It was a mild, spring Sunday afternoon in 2011 – and I was carrying out my supervising duties at the Jewish Museum of Australia.
I was standing near the entrance when I looked upon a mature woman in traditional Islamic clothing. She was wearing a long black abaya, the overgarment worn by some women in Muslim-majority countries, and a hijab, which covers the head. Her beautiful face was uncovered, and from the first minute we made eye contact I knew that something special was about to take place.
They were a family of five. I will call the mother, Aisha. Her daughter, Reba, was wearing a deep pink hijab, and her three younger brothers were all dressed in Western attire. There was an air of high self-esteem about all of them. They were from Dubai. Reba had recently completed studying medicine and was doing a three-month stint at The Austin Hospital. As they were approaching the Jewish Museum of Australia, a-female stranger asked them if they were Muslim. Upon hearing ‘yes,’ she said in amazement, “..and you’re going to visit the Jewish Museum!”
After I welcomed them, the daughter approached and asked if I would personally show them around the Museum. As I led Aisha and Reba through the Timeline, we watched a few of the DVDs: In the Beginning (Beresheit), The Wanderings and The Diverse Jew. They were impressed walking over the Jerusalem sandstone. Aisha runs a school in Dubai. Her father holds an important position, so she did not want publicity, and yet at the end of their visit they happily asked if we could be photographed together. I did not question this.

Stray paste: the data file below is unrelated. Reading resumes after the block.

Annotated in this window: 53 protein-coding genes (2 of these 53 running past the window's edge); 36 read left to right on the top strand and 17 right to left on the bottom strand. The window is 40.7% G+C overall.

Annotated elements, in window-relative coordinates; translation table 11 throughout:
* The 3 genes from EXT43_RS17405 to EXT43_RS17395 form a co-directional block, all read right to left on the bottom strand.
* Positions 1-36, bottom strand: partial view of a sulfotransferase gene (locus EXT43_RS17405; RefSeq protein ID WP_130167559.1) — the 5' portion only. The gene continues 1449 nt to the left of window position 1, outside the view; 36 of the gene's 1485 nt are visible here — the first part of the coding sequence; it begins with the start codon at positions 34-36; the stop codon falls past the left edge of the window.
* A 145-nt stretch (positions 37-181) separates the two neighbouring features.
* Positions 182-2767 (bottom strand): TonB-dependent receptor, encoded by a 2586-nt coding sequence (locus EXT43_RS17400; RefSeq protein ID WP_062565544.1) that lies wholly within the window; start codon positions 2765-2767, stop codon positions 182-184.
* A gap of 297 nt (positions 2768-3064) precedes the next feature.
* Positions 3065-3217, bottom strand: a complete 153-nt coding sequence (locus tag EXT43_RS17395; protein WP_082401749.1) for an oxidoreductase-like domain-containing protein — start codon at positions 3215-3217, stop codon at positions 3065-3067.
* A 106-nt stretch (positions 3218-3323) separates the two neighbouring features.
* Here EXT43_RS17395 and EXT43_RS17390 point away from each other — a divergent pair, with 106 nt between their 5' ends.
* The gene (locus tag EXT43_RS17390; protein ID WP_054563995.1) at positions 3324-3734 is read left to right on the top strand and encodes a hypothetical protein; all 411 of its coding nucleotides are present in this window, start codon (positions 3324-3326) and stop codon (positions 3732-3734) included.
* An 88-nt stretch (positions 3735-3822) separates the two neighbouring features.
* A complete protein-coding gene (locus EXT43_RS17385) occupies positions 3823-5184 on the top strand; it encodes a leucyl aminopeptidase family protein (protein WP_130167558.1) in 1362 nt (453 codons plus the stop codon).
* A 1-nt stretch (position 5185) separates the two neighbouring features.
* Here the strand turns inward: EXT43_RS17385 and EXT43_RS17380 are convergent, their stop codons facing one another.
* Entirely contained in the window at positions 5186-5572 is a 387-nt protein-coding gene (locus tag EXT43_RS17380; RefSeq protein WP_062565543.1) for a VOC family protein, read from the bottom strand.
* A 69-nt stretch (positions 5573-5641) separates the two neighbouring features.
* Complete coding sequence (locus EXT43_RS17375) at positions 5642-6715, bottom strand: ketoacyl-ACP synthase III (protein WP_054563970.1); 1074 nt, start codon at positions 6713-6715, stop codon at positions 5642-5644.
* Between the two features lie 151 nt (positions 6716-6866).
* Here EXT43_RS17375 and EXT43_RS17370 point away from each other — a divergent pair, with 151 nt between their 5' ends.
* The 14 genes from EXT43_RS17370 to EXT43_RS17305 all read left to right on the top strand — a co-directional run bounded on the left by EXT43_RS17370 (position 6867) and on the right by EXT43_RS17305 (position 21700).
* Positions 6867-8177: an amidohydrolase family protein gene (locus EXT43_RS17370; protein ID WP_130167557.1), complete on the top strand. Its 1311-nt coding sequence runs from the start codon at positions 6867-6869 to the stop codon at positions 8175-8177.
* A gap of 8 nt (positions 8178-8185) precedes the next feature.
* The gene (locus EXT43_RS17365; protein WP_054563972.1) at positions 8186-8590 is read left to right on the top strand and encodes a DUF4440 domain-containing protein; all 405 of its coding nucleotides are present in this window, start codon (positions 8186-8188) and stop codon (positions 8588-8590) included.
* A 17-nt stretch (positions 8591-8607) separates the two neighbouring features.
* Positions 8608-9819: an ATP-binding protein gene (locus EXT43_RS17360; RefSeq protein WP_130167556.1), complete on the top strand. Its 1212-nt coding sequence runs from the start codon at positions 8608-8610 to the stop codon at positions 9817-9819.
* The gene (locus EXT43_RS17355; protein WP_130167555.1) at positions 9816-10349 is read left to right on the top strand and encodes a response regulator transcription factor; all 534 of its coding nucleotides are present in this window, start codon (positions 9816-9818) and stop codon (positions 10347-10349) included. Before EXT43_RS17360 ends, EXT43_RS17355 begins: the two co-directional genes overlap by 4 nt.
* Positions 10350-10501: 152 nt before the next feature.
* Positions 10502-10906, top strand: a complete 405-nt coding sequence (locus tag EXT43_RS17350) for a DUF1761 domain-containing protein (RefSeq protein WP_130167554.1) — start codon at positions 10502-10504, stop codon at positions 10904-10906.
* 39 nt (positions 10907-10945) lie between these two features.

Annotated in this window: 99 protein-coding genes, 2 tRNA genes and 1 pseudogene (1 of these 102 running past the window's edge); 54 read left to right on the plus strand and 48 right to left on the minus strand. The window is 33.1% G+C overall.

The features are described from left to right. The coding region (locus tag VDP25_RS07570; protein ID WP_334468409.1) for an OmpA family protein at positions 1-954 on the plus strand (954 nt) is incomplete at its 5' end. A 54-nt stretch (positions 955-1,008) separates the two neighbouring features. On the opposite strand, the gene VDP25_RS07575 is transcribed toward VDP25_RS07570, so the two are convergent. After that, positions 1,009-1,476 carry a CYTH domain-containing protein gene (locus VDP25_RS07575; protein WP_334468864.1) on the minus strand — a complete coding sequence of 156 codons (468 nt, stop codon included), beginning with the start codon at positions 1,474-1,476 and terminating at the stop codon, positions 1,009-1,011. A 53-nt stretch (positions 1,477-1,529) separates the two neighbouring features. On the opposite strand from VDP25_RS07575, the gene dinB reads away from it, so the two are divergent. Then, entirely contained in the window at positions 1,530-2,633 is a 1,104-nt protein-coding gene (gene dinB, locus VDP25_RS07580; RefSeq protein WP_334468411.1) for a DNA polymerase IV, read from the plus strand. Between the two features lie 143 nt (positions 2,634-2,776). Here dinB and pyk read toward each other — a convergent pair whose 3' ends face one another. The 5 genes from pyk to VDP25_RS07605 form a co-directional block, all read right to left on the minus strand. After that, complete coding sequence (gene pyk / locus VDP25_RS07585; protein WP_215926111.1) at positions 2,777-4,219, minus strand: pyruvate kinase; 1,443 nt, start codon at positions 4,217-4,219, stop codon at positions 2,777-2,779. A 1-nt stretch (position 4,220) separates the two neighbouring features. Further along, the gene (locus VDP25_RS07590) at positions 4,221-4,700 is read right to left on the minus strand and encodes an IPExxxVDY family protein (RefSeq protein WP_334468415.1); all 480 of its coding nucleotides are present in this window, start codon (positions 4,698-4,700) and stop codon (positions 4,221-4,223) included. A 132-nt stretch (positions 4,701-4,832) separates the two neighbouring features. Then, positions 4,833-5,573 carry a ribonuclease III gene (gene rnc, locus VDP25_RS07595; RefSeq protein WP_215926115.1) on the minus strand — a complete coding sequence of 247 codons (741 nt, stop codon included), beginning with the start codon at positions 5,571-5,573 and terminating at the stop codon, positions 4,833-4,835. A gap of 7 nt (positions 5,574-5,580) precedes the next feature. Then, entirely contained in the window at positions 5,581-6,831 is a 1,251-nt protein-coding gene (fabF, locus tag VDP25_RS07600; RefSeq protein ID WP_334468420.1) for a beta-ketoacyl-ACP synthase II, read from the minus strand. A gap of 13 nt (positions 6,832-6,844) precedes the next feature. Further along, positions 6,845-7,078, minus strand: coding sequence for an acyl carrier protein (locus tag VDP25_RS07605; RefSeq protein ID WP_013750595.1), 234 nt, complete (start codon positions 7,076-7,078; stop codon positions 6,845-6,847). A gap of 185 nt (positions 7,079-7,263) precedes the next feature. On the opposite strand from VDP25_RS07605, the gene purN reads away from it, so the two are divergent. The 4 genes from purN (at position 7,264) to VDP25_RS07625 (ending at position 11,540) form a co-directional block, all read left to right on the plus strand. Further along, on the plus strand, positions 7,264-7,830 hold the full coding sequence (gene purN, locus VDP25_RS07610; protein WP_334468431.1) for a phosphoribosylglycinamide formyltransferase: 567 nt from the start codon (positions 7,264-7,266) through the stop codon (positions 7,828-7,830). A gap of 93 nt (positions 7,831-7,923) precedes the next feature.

Aisha had tremendous knowledge of Judaism and said that she had studied the Old Testament for years. She wanted to know about the Jewish population in Melbourne, and my experience of living in Israel. She told me that they try to visit museums wherever they go, and the questions they posed were varied and thought provoking. “Do we have many Muslim visitors?” was one of the questions. I shared with them some of our past exhibitions, and they were suitably impressed. We discussed respect for individuals, and the need not to stereotype. Aisha loved the fact that we have so many school groups experiencing the Museum in such a positive light.
We stood in the archway of the Timeline and spent time looking at Jacques Wengrow’s mind-blowing Shoah painting, The Holocaust (1991–1996). They wanted to absorb the 6000 faces representing the six million Jews and all the detail therein.
The Australian Timeline evoked questions about the varied countries represented in people’s search to find a friendly, welcoming country. They loved the rituals and seemed to know a lot about the High Holy days. The compliments were flowing along the way.
I left the Theresienstadt exhibition until last. We walked through slowly and they read as much as possible. And then, as if planned, one of the survivors was sitting there with a friend, watching the DVD. I introduced Aisha and Reba. They shook hands and I left them alone to talk quietly for about fifteen minutes. They thanked her repeatedly and told me that they had never been in the presence of a survivor of the worst atrocity ever committed.
It was time to leave and the genuine appreciation for what they had experienced was written over both their faces. I know that if they lived in Melbourne, I would be able to continue my dialogue with this mother and daughter. We focused not on the differences between us — but on what we had in common.